Commissioners to consider authorizing bond sale for Mitchell's new allied health center
BY KARISSA MILLER
The Iredell County Board of Commissioners on Tuesday will consider approving a resolution authorizing the sale and issuance of $12 million in bonds to help fund construction of Mitchell Community College’s new allied health building in Statesville.
The meeting starts at 5 p.m. in the west wing conference room, with the regular session following at 7 p.m. inside the commissioners meeting room. Both meetings are open to the public and take place at the Iredell County government center, 200 South Center Street, Statesville.
In November 2014, a referendum was passed by the majority of voters to authorize $12 million in community college bonds to support the project.
If commissioners approve the resolution, MCC will be able to proceed with construction this summer of the new facility, which will be located on the college’s Cherry Street and former Davis Hospital properties.
The 40,000-square-foot allied health building will allow the Statesville campus to consolidate all health science programs, including Emergency Medical Training, into one facility. The new facility will include classroom and innovative laboratory space for the college's allied health programs.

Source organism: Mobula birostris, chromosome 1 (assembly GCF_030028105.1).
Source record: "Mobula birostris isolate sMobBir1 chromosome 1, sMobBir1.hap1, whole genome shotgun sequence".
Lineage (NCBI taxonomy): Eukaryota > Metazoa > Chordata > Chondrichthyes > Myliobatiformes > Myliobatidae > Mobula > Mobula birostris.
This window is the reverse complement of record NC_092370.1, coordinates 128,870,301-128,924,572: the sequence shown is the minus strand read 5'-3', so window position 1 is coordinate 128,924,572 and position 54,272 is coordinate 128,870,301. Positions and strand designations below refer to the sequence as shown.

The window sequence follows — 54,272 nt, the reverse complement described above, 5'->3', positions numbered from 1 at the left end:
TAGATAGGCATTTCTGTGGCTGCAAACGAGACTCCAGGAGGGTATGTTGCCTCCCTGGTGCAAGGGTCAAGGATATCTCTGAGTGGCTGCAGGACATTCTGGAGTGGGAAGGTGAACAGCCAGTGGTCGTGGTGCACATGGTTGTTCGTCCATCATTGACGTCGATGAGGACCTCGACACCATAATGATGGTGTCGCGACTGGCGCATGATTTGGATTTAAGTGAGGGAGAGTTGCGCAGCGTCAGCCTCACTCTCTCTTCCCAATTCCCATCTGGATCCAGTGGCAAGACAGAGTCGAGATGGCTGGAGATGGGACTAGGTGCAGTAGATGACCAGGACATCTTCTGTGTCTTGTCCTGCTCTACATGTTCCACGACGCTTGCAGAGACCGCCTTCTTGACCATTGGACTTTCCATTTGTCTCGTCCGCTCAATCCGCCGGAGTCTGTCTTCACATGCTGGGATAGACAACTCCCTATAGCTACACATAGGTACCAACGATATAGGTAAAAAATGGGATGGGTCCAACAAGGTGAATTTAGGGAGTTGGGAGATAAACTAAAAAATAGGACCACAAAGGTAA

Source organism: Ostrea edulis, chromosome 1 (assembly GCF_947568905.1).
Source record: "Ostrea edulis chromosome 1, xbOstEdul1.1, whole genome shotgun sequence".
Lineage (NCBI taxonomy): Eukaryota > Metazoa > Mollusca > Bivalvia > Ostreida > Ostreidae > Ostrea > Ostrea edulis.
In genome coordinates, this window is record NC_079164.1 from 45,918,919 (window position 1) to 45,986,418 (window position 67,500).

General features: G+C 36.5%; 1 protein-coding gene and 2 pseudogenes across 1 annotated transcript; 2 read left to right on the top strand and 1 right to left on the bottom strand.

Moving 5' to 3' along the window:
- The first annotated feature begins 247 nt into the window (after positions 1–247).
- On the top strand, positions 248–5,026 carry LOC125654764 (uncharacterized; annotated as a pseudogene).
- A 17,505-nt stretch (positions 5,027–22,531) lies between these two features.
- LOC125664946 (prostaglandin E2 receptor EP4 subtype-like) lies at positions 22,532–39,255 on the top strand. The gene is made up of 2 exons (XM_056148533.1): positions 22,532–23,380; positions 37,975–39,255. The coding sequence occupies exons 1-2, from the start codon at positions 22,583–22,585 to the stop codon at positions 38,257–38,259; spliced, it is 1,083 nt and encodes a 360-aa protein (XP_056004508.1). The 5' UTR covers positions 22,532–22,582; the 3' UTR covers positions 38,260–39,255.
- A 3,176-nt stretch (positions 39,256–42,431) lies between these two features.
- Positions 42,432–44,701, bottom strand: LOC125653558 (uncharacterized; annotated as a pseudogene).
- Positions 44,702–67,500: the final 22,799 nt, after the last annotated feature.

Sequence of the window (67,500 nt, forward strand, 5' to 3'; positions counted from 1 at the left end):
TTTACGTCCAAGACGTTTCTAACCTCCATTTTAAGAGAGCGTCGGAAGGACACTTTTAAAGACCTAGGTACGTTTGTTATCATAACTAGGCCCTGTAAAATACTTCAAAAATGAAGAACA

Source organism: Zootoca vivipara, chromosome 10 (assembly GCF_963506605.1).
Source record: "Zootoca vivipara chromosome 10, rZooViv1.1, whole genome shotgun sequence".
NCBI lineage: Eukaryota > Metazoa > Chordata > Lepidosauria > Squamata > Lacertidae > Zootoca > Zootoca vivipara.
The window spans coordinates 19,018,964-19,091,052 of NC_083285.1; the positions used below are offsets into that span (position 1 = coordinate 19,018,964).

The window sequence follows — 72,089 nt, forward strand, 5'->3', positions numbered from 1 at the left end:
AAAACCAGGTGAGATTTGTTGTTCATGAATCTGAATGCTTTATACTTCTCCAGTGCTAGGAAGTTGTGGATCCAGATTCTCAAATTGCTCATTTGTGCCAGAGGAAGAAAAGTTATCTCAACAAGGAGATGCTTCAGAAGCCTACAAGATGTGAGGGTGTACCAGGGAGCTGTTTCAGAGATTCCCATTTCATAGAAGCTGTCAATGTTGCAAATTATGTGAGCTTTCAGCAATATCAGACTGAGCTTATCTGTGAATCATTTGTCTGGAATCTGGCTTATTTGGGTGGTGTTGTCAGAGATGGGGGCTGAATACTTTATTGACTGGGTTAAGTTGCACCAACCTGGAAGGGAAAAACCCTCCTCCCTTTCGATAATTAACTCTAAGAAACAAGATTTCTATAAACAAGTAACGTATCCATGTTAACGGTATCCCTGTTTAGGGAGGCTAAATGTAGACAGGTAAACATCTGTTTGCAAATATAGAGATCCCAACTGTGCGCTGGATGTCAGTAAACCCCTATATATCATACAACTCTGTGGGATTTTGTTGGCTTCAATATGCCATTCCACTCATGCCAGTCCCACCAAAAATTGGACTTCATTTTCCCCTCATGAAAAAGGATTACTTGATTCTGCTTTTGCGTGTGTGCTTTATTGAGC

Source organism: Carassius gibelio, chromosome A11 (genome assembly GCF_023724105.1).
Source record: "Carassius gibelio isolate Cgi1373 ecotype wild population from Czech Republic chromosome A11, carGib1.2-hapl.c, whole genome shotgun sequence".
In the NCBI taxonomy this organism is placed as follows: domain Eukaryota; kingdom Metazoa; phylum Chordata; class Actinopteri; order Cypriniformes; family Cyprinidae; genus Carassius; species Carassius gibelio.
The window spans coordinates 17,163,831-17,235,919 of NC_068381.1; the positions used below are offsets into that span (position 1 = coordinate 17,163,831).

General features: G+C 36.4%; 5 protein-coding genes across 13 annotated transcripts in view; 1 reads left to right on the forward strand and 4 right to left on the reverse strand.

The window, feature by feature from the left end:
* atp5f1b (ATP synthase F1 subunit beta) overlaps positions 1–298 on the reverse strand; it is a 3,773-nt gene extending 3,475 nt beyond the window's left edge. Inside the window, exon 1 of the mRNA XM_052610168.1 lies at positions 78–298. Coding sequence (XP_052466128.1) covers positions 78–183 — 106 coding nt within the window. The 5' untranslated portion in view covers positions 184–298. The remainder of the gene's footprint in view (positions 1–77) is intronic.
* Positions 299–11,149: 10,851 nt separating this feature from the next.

Other items on the agenda include:
• A request for approval of the Town of Troutman's voluntary annexation of South Iredell High School property.
• A request from the Parks and Recreation Department for approval of appropriating $21,000 in additional revenues for fully covering expenses related to an adult program trip to Charleston, S.C.
• A request from the Finance Department for approval of fiscal year 2019 Juvenile Crime Prevention Council Funding Plan.
• A request from EMS to apply for a $150,000 grant that will aid in the prevention of opioid overdoses.
• A request from Acting County Manager Beth Jones to approve a petition and application for the Dry-Cleaning Solvent Cleanup Program. Recent tests performed at Iredell County Public Library in Statesville showed the presence of low levels of the harmful dry-cleaning chemical tetrachloroethylene, also known as perchloroethylene or PERC.